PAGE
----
Can you name me one Australian star/personality/existent human? Taz the Tasmanian Devil doesn't count (since he is non-existent and not a human). Nor does Ricky Ponting because he.... Let me check. Born in Launceston, Tasmania. Former Australian Test Cricket Captain. Hmmmm... well, he must've been the only Tasmanian to have held the top Australian job.
[insert Segway here]
To any Tasmanians who are reading this, I apologise for my attitude towards you and assure you that it is slightly exaggerated for the argument of this article. I assure you that I do truly love the
despicable island of Tasmania as much as I love the cold winter freezing to death sitting in front of a warm fire.
But this wasn't meant to be a rant on Tasmanians, this article was meant to be about Australians. Actually, I may have slipped in a quote from one of those anti-Australia Day articles I mentioned before. I best give credit for the article it came from (here it is) before I unpack it a bit more.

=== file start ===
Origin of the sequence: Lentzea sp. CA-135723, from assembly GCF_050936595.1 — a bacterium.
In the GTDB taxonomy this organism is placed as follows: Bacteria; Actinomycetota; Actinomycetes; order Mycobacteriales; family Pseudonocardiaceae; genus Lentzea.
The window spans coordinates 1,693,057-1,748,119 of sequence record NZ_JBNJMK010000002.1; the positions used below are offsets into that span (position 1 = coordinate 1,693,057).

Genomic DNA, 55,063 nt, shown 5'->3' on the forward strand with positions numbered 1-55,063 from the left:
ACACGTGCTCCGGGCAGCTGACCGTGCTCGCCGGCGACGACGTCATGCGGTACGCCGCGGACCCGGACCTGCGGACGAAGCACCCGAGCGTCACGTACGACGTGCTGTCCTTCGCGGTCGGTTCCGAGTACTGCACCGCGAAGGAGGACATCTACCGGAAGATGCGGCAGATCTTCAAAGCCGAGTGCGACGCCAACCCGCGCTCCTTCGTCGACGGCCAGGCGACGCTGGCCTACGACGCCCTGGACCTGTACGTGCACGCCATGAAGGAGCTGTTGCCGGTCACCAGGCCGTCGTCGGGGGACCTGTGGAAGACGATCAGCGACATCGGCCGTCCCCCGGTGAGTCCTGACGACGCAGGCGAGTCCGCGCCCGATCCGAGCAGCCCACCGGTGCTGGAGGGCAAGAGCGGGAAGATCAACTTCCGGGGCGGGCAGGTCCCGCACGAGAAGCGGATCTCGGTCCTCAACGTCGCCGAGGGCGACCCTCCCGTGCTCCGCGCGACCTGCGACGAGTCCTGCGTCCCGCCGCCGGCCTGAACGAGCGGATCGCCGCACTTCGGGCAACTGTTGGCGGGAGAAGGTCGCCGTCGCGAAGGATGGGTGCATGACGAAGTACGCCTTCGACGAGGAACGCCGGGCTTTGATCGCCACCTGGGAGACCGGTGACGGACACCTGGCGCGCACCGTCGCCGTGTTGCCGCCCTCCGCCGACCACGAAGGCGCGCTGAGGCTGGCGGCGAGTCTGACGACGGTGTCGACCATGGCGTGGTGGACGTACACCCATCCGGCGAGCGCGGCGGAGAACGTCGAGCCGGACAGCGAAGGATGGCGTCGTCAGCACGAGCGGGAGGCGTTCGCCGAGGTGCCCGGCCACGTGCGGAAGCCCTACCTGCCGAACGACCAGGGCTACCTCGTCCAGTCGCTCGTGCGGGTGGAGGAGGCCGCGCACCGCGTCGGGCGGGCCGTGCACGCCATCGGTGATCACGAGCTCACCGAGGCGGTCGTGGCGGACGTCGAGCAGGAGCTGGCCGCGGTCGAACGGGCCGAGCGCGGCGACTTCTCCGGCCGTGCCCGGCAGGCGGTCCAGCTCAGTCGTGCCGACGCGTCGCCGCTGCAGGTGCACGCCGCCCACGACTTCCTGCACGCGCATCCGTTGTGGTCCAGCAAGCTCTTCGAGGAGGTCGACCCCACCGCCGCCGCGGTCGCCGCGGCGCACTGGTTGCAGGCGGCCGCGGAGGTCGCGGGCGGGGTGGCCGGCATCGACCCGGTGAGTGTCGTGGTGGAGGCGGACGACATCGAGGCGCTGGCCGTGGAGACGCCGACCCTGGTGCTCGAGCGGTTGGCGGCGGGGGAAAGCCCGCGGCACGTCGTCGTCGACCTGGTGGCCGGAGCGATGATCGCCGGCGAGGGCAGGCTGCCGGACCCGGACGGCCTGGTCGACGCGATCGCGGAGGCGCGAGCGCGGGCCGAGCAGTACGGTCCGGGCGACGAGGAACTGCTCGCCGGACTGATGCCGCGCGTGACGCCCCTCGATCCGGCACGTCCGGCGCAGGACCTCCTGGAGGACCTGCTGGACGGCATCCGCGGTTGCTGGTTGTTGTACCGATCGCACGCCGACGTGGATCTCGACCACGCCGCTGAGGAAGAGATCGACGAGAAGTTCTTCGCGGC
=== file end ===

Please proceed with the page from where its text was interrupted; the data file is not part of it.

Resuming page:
The quote goes like this (with an added paragraph for better context):
"The push to change the date of Australia Day dates back to the 1980s and is born out of respect for Australia's indigenous community. Many of them see January 26 as a date of sadness and instead call it "Invasion Day" because of the way they were treated as less than human or even non-existent when white Australia first settled the Great South Land."
Now, using that kind of language when talking about Tasmanians is a little bit outrageous but it seems to be fine (and constant) when we talk about Indigenous Australians. There, I did it again; I just said 'we' separate from 'Indigenous Australians'. What effect does this have?
It splits us. More than the Bass Strait separates the main land from Tassie, our language pulls us apart and away from each other. When I talk about Tasmanians as 'them' and 'they' what I am truly saying is that they are not me; that they are not 'us'.
This language probably wasn't super effective when it was used to speak about Tasmanians (since we hopefully agree they're Aussie), but when we use that same wording to talk about Indigenous Australians, Arabic-Australians, Asian-Australians, African-Australian etc, things become a lot more dangerous.
Dangerous is not a term I use here as hyperbole.